Compare any two graphics cards:
Radeon HD 5750 1GB vs Radeon HD 6570 (OEM) 2GB
IntroThe Radeon HD 5750 1GB uses a 40 nm design. AMD has clocked the core frequency at 700 MHz. The GDDR5 RAM works at a frequency of 1150 MHz on this card. It features 720(144x5) SPUs along with 36 TAUs and 16 Rasterization Operator Units.
Compare those specifications to the Radeon HD 6570 (OEM) 2GB, which comes with clock speeds of 650 MHz on the GPU, and 1000 MHz on the 1024 MB of GDDR5 memory. It features 480 SPUs as well as 24 Texture Address Units and 8 Rasterization Operator Units.
(No game benchmarks for this combination yet.)
Power Usage and Theoretical Benchmarks
Power Consumption (Max TDP)
Theoretically, the Radeon HD 5750 1GB should perform a little bit faster than the Radeon HD 6570 (OEM) 2GB overall. (explain)
Texel RateThe Radeon HD 5750 1GB should be quite a bit (about 62%) faster with regards to AF than the Radeon HD 6570 (OEM) 2GB. (explain)
Pixel RateIf running with a high screen resolution is important to you, then the Radeon HD 5750 1GB is superior to the Radeon HD 6570 (OEM) 2GB, and very much so. (explain)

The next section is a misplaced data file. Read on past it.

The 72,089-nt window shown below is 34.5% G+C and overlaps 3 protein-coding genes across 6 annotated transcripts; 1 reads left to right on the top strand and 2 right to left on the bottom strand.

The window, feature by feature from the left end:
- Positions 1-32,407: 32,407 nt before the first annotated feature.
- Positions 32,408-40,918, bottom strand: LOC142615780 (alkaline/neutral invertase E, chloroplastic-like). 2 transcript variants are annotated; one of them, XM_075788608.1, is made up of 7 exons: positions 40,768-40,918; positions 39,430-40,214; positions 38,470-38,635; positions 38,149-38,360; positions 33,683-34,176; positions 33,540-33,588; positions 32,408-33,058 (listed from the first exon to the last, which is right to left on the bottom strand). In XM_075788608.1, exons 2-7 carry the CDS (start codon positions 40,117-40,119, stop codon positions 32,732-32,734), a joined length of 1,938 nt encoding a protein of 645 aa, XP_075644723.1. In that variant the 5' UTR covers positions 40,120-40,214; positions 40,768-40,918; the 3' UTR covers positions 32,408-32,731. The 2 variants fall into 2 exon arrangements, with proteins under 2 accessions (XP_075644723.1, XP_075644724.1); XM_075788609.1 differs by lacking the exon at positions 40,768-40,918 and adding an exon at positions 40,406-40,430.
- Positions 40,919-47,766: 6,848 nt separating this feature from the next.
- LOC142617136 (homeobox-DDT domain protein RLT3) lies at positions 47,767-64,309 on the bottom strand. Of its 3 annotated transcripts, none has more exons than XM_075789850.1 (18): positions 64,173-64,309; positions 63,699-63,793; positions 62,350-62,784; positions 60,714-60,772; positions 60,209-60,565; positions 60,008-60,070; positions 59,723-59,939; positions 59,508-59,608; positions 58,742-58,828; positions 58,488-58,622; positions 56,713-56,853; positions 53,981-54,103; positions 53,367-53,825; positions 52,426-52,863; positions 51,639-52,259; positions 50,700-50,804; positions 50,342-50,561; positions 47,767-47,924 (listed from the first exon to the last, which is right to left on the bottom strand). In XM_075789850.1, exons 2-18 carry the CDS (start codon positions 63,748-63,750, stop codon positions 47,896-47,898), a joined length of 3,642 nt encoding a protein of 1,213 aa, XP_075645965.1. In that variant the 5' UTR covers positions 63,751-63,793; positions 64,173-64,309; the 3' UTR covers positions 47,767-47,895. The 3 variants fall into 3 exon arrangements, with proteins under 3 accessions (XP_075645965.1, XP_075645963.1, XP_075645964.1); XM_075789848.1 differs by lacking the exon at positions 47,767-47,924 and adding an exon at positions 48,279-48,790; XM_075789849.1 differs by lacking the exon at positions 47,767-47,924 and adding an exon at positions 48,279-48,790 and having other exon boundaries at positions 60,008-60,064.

Please note that the above 'benchmarks' are all just theoretical - the results were calculated based on the card's specifications, and real-world performance may (and probably will) vary at least a bit.
Please note that the price comparisons are based on search keywords - sometimes it might show cards with very similar names that are not exactly the same as the one chosen in the comparison. We do try to filter out the wrong results as best we can, though.
Memory Bandwidth: Memory bandwidth is the maximum amount of data (counted in megabytes per second) that can be moved across the external memory interface within a second. It is worked out by multiplying the card's interface width by the speed of its memory. In the case of DDR type RAM, it should be multiplied by 2 once again. If DDR5, multiply by ANOTHER 2x. The higher the card's memory bandwidth, the faster the card will be in general. It especially helps with AA, High Dynamic Range and high resolutions.
Texel Rate: Texel rate is the maximum number of texture map elements (texels) that are applied in one second. This is calculated by multiplying the total number of texture units by the core speed of the chip. The better this number, the better the video card will be at handling texture filtering (anisotropic filtering - AF). It is measured in millions of texels processed per second.
Pixel Rate: Pixel rate is the maximum number of pixels the video card could possibly write to the local memory in one second - measured in millions of pixels per second. The figure is worked out by multiplying the amount of Render Output Units by the clock speed of the card. ROPs (Raster Operations Pipelines - aka Render Output Units) are responsible for filling the screen with pixels (the image). The actual pixel rate also depends on quite a few other factors, most notably the memory bandwidth of the card - the lower the memory bandwidth is, the lower the ability to get to the maximum fill rate.